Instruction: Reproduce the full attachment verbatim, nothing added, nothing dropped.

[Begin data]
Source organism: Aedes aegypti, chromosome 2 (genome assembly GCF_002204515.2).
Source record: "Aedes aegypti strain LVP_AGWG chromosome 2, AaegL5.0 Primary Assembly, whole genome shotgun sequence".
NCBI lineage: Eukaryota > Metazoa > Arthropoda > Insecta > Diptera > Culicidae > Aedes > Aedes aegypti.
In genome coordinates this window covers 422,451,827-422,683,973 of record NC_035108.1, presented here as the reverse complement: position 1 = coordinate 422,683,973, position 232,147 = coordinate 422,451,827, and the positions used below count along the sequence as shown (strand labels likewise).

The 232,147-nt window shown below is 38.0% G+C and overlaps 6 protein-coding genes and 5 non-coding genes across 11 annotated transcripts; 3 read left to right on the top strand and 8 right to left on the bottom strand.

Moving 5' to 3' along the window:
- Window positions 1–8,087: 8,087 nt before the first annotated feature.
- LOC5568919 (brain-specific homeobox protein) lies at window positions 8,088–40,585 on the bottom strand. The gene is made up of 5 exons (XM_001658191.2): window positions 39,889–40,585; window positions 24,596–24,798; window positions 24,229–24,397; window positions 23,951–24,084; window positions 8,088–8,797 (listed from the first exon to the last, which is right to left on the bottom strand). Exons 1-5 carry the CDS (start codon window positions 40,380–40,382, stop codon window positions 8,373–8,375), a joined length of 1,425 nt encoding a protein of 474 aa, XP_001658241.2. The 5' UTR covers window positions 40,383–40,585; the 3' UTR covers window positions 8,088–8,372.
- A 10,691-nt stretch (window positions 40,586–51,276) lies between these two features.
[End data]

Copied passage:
Source organism: Aedes aegypti, chromosome 2 (genome assembly GCF_002204515.2).
Source record: "Aedes aegypti strain LVP_AGWG chromosome 2, AaegL5.0 Primary Assembly, whole genome shotgun sequence".
NCBI lineage: Eukaryota > Metazoa > Arthropoda > Insecta > Diptera > Culicidae > Aedes > Aedes aegypti.
In genome coordinates this window covers 422,451,827-422,683,973 of record NC_035108.1, presented here as the reverse complement: position 1 = coordinate 422,683,973, position 232,147 = coordinate 422,451,827, and the positions used below count along the sequence as shown (strand labels likewise).

The 232,147-nt window shown below is 38.0% G+C and overlaps 6 protein-coding genes and 5 non-coding genes across 11 annotated transcripts; 3 read left to right on the top strand and 8 right to left on the bottom strand.

Moving 5' to 3' along the window:
- Window positions 1–8,087: 8,087 nt before the first annotated feature.
- LOC5568919 (brain-specific homeobox protein) lies at window positions 8,088–40,585 on the bottom strand. The gene is made up of 5 exons (XM_001658191.2): window positions 39,889–40,585; window positions 24,596–24,798; window positions 24,229–24,397; window positions 23,951–24,084; window positions 8,088–8,797 (listed from the first exon to the last, which is right to left on the bottom strand). Exons 1-5 carry the CDS (start codon window positions 40,380–40,382, stop codon window positions 8,373–8,375), a joined length of 1,425 nt encoding a protein of 474 aa, XP_001658241.2. The 5' UTR covers window positions 40,383–40,585; the 3' UTR covers window positions 8,088–8,372.
- A 10,691-nt stretch (window positions 40,586–51,276) lies between these two features.